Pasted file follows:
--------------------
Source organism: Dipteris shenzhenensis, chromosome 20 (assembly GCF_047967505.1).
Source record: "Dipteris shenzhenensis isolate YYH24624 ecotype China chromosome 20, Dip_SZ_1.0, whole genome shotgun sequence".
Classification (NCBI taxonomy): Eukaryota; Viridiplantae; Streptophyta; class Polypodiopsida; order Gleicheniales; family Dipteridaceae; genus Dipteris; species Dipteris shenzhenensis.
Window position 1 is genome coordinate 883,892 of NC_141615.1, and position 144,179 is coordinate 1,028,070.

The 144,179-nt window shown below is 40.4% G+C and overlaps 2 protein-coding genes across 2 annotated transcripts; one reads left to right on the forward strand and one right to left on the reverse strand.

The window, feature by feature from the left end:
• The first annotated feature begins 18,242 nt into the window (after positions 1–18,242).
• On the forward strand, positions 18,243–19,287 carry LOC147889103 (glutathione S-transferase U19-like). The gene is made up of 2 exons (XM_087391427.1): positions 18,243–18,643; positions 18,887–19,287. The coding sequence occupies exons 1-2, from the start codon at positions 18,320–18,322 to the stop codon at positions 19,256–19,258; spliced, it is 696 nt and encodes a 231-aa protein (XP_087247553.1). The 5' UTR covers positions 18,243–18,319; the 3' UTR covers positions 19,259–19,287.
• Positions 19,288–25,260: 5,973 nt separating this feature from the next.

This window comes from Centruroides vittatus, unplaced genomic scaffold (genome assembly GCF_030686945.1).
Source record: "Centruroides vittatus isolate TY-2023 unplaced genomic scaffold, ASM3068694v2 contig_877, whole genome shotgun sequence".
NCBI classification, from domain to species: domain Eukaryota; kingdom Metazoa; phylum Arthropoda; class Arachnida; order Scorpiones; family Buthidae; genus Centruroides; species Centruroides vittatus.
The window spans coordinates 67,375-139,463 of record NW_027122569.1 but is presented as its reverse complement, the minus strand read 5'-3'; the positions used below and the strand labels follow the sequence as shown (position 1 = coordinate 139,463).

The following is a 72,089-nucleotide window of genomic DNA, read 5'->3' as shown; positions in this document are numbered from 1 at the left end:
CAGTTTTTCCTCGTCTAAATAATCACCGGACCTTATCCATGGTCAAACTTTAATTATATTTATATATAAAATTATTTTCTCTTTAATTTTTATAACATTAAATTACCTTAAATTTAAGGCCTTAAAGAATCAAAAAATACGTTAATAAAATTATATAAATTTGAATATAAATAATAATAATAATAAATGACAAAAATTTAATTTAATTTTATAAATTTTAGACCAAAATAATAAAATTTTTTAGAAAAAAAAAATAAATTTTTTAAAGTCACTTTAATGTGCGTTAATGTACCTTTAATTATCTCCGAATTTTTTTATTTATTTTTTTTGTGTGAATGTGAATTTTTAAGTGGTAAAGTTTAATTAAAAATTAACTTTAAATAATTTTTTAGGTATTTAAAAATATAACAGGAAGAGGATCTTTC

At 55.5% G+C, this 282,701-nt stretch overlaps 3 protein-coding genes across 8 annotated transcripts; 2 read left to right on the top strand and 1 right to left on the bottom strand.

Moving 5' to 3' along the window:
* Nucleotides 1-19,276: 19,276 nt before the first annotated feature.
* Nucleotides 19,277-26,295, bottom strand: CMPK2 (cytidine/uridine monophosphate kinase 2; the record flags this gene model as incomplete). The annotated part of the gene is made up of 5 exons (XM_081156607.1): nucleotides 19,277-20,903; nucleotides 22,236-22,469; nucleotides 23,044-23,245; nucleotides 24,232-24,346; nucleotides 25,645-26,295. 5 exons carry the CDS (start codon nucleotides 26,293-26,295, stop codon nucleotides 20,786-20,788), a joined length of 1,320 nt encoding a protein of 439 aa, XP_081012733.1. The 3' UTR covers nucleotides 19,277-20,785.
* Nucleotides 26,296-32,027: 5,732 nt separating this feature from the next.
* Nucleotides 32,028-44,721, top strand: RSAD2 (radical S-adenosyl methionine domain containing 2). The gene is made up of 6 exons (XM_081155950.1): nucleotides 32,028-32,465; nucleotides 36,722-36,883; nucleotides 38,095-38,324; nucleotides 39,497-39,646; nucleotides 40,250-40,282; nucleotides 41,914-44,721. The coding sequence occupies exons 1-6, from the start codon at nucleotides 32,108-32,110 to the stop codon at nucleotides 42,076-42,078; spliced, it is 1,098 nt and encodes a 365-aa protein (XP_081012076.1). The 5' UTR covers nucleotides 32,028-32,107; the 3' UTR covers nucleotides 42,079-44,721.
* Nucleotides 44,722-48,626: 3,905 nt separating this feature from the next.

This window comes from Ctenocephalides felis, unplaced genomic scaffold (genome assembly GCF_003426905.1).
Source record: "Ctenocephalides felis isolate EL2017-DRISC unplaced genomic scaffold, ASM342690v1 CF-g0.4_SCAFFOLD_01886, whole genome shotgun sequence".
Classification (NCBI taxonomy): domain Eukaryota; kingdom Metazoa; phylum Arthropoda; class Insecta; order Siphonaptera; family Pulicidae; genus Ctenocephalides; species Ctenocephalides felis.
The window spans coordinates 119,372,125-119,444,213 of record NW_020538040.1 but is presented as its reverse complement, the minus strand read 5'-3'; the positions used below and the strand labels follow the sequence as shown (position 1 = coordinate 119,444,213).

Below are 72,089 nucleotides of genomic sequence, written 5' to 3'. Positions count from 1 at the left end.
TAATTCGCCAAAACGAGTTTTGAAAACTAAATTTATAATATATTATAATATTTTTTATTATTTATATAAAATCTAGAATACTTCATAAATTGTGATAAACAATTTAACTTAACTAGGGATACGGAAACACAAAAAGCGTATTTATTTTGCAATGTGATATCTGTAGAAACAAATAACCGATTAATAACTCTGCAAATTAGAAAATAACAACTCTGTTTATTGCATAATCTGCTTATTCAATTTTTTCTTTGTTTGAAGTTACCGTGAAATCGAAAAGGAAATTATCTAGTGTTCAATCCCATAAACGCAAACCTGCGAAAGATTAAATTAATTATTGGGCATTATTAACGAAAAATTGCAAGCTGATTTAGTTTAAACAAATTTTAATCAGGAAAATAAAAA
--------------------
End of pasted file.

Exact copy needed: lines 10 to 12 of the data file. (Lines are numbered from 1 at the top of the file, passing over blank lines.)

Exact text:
This window comes from Centruroides vittatus, unplaced genomic scaffold (genome assembly GCF_030686945.1).
Source record: "Centruroides vittatus isolate TY-2023 unplaced genomic scaffold, ASM3068694v2 contig_877, whole genome shotgun sequence".
NCBI classification, from domain to species: domain Eukaryota; kingdom Metazoa; phylum Arthropoda; class Arachnida; order Scorpiones; family Buthidae; genus Centruroides; species Centruroides vittatus.